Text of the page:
By 1998, Josh had completed four national tours with his band. In January 1998, Billboard Magazine took note of the rising young talent in a Continental Drift article. In February 1998, Josh was asked to support B.B. King on a number of theatre dates. In March 1998, the TV show Chicago Hope purchased the rights to the tune “32 degrees” from Too Damn Cold. An international CD release, The Mentos Freshmaker Tour, included the title cut, “Too Damn Cold,” in the spring of 1998.
Josh toured nationally all of 1999 and in October of that year, he entered the recording studio again with Jim Gaines and produced Woman, his fourth CD. This CD was released and well received in the spring of 2000. Josh continued to tour the East Coast from New York to Florida through 2001 with his band. In June 2002, he married and he and his wife decided to move to Los Angeles. Josh was ready for something new and wanted to be around a variety of musicians. He also began being a sideman.
Within a year of moving to L.A., he was retained by Virgin recording artist Ricky Fante. He played nationally and internationally with Ricky for the next two years.
In May 2006, Josh recorded his fifth CD, Deep Roots. A more traditional blues CD, his music was once again well received by Blueswax and Blues Revue magazine. Josh continued to play with a variety of artists, such as actress Taryn Manning, Universal hip-hop artist Benny Cassette and Tara Ellis, to name a few. In January 2007, Josh was hired by 2006 American Idol winner Taylor Hicks to be his lead guitarist. They completed two national tours from February-September 2007 with monthly dates and charity events until June 2008 when Taylor started Grease! on Broadway. In July 2008, Josh was hired by Raphael Saadiq. Since that time, Josh has played such high profile gigs with Raphael as backing Mick Jagger at the Grammy Awards in 2011 and the Kennedy Center Honors in December 2011. Josh continues to tour nationally and internationally with Raphael.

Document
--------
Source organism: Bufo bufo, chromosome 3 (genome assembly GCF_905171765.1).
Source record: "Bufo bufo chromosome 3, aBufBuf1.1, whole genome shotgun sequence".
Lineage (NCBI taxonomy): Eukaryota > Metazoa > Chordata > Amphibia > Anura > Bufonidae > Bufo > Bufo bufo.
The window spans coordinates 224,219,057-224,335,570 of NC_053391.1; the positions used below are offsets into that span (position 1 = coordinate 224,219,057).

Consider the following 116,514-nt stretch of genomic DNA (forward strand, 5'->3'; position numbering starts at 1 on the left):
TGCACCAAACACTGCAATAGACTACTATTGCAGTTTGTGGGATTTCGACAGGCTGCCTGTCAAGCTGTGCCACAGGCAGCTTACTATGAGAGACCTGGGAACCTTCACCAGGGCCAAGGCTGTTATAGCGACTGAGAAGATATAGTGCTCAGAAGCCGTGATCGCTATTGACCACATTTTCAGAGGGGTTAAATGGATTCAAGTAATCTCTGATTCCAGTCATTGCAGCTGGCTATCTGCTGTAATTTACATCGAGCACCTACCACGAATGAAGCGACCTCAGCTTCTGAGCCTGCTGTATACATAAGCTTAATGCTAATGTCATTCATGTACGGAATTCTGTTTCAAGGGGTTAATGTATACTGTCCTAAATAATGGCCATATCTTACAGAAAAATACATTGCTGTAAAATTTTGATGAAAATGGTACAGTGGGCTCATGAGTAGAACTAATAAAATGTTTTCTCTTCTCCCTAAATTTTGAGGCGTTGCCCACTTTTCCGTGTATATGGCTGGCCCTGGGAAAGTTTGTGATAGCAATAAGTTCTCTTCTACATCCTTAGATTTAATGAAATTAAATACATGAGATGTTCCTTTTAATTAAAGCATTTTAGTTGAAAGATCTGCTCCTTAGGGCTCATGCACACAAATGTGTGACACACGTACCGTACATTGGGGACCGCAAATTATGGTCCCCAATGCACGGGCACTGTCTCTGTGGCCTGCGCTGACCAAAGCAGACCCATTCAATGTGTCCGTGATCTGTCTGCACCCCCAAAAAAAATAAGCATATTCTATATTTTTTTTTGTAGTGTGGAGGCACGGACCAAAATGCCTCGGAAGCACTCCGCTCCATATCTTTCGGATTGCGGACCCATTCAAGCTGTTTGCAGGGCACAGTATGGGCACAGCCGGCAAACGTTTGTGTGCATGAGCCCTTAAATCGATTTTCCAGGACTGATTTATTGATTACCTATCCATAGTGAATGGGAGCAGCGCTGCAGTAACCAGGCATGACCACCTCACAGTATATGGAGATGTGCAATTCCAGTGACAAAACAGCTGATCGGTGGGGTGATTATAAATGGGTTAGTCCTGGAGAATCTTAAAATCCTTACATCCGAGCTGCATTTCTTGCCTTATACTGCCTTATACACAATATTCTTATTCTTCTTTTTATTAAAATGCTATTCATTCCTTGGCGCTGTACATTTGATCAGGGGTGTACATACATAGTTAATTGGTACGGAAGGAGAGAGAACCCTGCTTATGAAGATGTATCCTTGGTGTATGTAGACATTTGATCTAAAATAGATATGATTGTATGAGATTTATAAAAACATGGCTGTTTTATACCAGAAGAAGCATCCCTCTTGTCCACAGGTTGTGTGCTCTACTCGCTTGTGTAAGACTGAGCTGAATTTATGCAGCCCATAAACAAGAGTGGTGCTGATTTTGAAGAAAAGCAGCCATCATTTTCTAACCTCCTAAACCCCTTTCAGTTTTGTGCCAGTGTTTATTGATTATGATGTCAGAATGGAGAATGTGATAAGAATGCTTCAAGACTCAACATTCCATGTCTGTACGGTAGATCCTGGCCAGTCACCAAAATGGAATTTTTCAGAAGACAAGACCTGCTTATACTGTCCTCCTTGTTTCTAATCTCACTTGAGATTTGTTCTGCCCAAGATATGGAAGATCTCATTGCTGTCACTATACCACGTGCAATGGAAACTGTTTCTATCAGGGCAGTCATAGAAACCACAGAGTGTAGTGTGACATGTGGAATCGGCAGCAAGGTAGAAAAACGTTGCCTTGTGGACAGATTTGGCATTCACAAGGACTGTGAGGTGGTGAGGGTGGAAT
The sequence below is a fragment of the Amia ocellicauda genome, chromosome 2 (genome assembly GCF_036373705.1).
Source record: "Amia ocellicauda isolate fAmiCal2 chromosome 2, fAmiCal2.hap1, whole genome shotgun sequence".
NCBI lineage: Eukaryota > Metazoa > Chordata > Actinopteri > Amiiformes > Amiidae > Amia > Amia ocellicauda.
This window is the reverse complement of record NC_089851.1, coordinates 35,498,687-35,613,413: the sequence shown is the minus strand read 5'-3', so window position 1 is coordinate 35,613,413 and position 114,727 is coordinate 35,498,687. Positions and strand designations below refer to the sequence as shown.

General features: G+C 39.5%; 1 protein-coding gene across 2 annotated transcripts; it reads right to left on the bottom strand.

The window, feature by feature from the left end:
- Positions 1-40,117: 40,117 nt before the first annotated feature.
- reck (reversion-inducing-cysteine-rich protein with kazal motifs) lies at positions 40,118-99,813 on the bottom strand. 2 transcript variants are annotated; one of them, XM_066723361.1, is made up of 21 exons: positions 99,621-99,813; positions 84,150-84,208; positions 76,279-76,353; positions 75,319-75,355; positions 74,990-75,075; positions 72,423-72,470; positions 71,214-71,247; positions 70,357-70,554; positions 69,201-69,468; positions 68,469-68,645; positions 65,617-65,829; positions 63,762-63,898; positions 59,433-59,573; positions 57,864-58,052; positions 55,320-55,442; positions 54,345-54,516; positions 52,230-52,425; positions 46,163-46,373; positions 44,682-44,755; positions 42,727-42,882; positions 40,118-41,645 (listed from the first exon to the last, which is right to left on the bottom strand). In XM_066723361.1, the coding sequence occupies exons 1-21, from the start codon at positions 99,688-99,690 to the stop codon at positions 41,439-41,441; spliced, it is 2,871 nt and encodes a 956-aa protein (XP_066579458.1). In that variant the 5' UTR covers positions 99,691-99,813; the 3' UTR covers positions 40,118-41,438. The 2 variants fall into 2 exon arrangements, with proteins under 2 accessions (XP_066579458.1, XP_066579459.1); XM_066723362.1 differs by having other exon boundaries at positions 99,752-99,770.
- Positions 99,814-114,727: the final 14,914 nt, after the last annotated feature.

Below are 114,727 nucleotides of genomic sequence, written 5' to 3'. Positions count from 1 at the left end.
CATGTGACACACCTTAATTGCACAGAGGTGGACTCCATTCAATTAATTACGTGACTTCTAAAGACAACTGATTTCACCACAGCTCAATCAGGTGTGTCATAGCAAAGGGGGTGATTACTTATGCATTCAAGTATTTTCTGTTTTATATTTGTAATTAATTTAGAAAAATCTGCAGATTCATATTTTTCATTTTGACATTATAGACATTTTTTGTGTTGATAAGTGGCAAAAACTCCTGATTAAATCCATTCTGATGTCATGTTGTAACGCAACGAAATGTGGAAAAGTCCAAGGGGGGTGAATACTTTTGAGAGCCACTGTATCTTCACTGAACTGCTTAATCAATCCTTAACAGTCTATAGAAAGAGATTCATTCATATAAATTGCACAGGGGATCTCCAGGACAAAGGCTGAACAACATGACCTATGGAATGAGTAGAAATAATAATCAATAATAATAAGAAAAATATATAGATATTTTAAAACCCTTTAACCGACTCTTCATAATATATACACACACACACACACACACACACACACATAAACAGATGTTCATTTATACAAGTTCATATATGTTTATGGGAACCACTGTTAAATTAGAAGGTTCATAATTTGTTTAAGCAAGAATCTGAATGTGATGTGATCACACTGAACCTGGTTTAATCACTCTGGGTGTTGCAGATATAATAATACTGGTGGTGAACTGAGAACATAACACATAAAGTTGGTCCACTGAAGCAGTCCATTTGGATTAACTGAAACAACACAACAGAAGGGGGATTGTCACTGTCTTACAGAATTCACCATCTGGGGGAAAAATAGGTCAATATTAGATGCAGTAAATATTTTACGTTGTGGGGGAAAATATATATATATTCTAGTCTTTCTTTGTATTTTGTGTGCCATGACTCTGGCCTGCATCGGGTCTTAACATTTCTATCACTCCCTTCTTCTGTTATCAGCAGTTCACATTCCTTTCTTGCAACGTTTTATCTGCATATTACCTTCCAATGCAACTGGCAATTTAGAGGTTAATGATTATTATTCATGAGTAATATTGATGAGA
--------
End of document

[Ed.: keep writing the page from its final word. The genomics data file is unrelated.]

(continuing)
Josh released his 6th studio CD, “Inception,” in 2009. This is an all-instrumental CD with a variety of genres that was once again well received by the public and critics alike.
In 2010, Josh was signed to Crosscut Records, a label based out of Germany. Crosscut re-released Josh’s CD, “Deep Roots,” as “I’m Gonna Be Ready.” In October 2012, Josh’s CD, “Don’t Give Up On Me,” was released in Germany.
Josh continues to live in the Los Angeles area with his wife and two children.